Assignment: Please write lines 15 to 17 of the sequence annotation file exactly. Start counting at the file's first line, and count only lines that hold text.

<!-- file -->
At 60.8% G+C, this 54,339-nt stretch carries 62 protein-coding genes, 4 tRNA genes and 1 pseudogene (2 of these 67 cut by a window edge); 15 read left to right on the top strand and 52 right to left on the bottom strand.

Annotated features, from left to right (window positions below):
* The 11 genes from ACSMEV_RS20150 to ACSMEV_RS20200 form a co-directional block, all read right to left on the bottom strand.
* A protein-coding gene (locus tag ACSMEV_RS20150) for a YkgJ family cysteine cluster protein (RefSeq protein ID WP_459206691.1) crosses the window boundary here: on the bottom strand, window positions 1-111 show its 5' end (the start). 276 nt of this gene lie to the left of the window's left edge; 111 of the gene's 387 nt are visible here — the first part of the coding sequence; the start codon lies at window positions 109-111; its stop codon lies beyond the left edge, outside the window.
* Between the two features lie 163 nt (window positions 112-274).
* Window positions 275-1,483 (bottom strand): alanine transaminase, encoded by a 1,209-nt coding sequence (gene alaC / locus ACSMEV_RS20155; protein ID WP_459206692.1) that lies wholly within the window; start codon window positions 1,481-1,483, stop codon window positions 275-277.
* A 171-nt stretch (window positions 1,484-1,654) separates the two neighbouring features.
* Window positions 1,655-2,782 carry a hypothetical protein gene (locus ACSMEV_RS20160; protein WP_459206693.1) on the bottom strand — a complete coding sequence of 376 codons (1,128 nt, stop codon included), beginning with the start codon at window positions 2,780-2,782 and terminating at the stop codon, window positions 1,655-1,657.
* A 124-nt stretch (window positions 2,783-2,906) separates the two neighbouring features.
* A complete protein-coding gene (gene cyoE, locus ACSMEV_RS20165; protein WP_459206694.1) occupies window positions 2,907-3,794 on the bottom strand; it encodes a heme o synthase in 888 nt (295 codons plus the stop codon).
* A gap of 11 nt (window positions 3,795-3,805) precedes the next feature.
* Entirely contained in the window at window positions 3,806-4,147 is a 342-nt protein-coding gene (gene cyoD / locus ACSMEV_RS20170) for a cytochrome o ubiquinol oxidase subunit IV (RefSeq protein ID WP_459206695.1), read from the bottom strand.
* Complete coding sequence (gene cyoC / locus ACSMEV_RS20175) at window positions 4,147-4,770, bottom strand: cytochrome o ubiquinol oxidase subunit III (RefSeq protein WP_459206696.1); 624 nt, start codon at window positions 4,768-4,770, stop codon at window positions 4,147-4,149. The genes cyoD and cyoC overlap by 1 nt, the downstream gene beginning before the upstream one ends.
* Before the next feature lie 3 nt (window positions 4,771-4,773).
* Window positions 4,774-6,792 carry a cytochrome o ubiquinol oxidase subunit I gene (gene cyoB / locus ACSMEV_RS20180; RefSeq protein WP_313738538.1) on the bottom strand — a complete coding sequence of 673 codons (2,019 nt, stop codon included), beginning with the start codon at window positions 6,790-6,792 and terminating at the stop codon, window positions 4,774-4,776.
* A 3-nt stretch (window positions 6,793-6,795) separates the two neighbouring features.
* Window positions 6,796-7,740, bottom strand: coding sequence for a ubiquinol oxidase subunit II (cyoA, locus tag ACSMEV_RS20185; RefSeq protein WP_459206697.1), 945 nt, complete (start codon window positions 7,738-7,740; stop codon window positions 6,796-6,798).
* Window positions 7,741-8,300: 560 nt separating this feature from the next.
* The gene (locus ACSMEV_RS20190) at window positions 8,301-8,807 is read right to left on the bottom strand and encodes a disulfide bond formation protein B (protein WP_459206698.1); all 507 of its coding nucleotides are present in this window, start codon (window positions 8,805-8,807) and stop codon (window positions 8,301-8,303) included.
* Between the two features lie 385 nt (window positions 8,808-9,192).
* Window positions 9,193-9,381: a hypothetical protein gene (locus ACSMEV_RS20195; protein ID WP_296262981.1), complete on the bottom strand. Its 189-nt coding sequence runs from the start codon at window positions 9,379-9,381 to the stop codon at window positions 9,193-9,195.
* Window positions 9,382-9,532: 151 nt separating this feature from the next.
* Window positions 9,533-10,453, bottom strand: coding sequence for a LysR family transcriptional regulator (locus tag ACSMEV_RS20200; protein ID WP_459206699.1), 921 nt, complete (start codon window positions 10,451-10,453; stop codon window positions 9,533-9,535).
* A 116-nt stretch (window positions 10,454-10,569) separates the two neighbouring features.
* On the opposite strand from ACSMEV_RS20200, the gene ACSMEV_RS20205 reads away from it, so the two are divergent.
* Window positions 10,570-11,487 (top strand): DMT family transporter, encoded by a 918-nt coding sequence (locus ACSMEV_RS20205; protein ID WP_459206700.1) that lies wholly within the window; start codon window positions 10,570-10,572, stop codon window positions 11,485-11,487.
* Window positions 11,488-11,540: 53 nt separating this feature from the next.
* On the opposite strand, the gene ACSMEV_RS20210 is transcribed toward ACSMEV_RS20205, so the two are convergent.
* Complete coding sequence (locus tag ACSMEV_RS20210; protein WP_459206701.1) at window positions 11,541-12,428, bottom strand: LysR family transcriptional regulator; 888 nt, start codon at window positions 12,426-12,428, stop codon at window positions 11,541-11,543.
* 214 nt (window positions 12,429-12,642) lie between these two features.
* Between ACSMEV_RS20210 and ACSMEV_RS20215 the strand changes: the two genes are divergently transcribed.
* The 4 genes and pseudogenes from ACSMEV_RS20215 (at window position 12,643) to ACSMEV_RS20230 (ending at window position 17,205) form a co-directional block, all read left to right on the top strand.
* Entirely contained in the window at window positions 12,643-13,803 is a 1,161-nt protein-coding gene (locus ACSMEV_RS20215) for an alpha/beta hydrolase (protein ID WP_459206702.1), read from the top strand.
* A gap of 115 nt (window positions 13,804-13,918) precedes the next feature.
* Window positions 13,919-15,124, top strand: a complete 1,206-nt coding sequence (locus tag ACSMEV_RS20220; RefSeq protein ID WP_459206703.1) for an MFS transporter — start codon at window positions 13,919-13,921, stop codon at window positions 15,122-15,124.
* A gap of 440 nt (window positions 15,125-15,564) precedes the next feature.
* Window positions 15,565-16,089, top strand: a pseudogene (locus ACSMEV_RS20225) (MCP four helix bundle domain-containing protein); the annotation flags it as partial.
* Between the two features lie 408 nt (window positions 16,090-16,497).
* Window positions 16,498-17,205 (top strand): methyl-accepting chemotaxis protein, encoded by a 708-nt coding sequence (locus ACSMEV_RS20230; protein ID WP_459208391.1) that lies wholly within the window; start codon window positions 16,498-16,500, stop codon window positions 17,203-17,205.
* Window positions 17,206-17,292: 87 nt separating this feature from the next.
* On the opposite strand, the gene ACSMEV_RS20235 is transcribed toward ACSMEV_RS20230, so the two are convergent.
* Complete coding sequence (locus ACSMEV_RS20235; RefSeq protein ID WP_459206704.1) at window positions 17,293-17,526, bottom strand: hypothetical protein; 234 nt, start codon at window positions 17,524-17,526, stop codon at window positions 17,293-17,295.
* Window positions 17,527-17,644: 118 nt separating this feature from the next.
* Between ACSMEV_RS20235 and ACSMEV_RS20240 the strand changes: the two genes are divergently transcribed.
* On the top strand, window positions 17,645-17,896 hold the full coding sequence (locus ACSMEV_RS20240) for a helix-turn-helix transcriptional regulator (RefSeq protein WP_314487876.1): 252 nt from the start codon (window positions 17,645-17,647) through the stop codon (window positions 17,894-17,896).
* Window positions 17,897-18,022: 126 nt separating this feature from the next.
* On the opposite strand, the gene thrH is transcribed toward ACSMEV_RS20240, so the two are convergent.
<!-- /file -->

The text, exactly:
* Window positions 4,774-6,792 carry a cytochrome o ubiquinol oxidase subunit I gene (gene cyoB / locus ACSMEV_RS20180; RefSeq protein WP_313738538.1) on the bottom strand — a complete coding sequence of 673 codons (2,019 nt, stop codon included), beginning with the start codon at window positions 6,790-6,792 and terminating at the stop codon, window positions 4,774-4,776.
* A 3-nt stretch (window positions 6,793-6,795) separates the two neighbouring features.
* Window positions 6,796-7,740, bottom strand: coding sequence for a ubiquinol oxidase subunit II (cyoA, locus tag ACSMEV_RS20185; RefSeq protein WP_459206697.1), 945 nt, complete (start codon window positions 7,738-7,740; stop codon window positions 6,796-6,798).